Trump administration announces plans to renegotiate NAFTA

Xavier Trudeau
Mai 20, 2017

The Trump Administration has formally issued a notice to Congress beginning the process of renegotiating the North American Free Trade Agreement (NAFTA). "As the renegotiation process begins, we encourage the Trump administration to seize this opportunity to work together with Canada and Mexico to support strong and enforceable currency manipulation disciplines in trade agreements and encourage the global acceptance of vehicles built to USA auto safety standards".

During the presidential campaign, Trump called NAFTA "a disaster". "Since NAFTA was implemented, US agricultural exports to Canada and Mexico have tripled and quintupled, respectively".

The letter is meant to "notify not just Congress, but all our trading partners, that free and fair trade is the new standard for us trade deals", said Ross, according to The Detroit News. When those goods are assembled, they come into the US tax-free. The world has changed, we've learned a lot, and we can make it better.

When the rules are fair and the playing field is level, US agriculture will succeed and lead the world.

Now local border traders are keeping a close watch on the latest changes.

Last month, White House aides spread word that Trump was ready to pull out of NAFTA.

A Canadian source close to the lumber negotiations said it was unlikely an agreement could be reached by mid-August, however. As President Trump moves forward with renegotiating with Canada and Mexico, I am confident this will result in a better deal for our farmers, ranchers, foresters, and producers. Campaigning a year ago, Trump vowed to renegotiate NAFTA and pull out of it he couldn't get a better deal. "Strong global trade agreements mean consumers end up with more options and USA insurers can continue to create jobs and invest in the U.S".

A report released by the Congressional Research Service found that NAFTA's impact on the usa economy "appears to have been relatively modest".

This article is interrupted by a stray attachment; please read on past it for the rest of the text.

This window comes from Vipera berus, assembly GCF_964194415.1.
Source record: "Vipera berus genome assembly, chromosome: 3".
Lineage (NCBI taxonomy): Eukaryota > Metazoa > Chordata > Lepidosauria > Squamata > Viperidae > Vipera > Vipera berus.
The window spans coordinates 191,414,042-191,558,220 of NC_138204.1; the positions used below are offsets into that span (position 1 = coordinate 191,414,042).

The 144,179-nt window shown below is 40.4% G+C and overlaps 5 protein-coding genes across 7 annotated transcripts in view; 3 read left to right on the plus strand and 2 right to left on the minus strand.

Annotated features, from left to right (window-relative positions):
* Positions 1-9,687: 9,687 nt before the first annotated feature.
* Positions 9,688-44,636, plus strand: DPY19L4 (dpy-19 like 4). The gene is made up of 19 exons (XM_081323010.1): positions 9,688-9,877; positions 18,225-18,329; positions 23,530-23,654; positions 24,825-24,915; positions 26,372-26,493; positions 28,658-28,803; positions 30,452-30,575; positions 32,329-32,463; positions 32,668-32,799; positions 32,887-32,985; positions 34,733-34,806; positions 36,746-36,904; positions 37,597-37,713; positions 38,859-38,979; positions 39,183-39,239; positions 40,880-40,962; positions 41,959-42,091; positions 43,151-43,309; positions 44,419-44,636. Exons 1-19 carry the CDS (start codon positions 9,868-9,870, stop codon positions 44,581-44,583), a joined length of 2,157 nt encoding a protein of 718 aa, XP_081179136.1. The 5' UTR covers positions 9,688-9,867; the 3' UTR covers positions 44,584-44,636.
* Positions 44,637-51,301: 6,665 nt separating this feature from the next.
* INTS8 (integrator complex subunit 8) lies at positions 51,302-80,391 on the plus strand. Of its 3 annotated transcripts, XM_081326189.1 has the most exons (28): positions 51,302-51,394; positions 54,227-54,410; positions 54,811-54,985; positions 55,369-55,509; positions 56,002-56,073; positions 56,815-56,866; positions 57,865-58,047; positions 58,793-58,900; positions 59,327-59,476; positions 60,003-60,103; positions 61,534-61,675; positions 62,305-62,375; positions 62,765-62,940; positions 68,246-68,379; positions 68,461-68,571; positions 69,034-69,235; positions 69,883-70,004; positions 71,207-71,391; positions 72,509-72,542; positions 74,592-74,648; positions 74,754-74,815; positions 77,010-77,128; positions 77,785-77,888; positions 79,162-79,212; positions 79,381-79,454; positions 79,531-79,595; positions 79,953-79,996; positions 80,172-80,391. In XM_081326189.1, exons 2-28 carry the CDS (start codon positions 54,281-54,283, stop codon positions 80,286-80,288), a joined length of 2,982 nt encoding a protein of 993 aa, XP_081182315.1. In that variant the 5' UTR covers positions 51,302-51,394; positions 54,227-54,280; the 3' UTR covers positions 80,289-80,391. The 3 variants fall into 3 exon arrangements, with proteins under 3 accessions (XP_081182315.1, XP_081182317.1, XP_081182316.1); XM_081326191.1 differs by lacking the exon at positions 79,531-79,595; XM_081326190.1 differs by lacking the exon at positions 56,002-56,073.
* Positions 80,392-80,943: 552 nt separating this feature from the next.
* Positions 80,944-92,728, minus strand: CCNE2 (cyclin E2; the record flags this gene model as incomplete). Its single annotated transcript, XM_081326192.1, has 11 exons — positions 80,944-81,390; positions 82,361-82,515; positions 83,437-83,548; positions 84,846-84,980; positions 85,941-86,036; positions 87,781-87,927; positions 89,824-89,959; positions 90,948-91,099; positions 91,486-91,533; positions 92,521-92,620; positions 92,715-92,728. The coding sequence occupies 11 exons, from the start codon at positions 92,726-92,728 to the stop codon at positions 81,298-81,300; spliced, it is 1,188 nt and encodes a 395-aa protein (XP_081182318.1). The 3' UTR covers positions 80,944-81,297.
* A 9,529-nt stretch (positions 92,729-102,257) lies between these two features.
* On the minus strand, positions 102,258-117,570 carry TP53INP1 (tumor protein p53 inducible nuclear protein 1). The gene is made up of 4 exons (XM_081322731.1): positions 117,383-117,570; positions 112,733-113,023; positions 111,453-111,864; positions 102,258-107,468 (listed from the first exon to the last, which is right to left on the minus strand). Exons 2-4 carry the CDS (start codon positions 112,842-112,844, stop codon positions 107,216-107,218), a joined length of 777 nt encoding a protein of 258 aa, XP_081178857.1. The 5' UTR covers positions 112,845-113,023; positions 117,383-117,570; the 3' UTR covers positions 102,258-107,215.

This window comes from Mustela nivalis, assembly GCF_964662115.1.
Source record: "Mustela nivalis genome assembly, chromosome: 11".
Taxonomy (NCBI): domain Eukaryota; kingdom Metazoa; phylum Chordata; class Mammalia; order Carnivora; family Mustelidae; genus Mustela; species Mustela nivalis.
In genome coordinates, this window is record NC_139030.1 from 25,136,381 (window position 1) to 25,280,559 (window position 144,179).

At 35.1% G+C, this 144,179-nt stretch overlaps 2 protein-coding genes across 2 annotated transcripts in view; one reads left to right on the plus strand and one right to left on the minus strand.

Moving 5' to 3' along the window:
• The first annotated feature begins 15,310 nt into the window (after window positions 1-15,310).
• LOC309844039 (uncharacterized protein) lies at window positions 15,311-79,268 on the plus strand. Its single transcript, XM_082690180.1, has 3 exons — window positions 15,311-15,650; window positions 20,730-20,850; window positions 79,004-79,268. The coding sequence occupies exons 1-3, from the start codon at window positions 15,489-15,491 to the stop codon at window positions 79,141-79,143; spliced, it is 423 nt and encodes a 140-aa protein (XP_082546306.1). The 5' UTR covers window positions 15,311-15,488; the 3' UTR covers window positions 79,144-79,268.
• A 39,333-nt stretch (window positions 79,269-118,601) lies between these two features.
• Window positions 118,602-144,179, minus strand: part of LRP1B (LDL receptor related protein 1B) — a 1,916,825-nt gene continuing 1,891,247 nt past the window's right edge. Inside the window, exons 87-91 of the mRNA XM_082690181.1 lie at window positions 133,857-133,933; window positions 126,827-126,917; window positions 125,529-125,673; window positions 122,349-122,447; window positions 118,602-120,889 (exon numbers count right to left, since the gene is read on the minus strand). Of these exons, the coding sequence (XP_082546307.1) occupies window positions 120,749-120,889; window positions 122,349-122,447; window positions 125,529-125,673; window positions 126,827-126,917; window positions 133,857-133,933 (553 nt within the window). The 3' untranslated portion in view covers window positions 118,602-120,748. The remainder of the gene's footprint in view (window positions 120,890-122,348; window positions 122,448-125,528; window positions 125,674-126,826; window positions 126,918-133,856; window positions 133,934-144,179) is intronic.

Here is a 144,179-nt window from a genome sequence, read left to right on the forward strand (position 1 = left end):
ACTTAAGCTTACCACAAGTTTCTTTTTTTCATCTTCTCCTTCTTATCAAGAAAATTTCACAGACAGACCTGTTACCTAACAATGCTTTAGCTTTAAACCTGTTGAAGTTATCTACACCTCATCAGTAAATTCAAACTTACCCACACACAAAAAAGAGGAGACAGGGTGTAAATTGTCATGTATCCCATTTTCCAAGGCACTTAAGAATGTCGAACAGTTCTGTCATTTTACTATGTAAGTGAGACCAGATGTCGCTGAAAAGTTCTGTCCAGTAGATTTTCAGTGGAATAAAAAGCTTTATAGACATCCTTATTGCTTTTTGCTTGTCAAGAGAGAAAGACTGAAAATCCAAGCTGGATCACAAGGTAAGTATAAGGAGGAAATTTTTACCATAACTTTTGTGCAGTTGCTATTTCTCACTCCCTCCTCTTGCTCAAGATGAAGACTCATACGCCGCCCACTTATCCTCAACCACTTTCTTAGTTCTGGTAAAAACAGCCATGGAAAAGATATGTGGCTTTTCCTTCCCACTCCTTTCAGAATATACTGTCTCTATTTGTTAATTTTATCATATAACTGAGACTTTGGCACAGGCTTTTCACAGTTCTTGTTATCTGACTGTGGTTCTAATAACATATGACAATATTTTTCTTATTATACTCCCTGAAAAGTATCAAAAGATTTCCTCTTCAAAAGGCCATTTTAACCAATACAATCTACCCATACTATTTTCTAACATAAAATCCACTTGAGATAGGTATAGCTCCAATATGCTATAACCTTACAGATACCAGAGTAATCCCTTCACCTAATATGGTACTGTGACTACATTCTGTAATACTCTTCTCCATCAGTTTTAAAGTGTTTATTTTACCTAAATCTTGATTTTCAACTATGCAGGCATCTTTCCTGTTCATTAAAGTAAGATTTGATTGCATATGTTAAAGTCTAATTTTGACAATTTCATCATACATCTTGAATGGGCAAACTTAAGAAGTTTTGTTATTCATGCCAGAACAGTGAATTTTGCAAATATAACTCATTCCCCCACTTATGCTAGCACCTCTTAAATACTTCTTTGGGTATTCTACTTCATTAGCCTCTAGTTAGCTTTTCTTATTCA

Late last month he signed an executive order that required the Secretary of Commerce Wilbur Ross and the USTR, in consultation with several federal agencies, to "conduct comprehensive performance reviews" of all of the USA free trade agreements and "renegotiate or terminate" policies that the Administration believes are harmful to the US.

"There is nothing wrong with modernizing a 23-year-old agreement, but that must be done in a way that benefits the food and agriculture sectors in both countries", Scott says. The much shorter letter that was actually sent makes no mention of this. Lori Wallach, director of Public Citizen's Global Trade Watch, called it "markedly vague". Mexico, which imported $17.9 billion in US food, was the third-largest market.

Lighthizer says he spoke with his counterparts in Mexico and Canada, adding all three nations will benefit from the renegotiation. "It's too big a relationship and it would hurt too many companies", said Greg Husisian, a partner at law firm Foley & Lardner in Washington. "While NAFTA involves three parties, it must be OK to acknowledge and reflect differences and, even where there may be common ultimate goals, allow the U.S".

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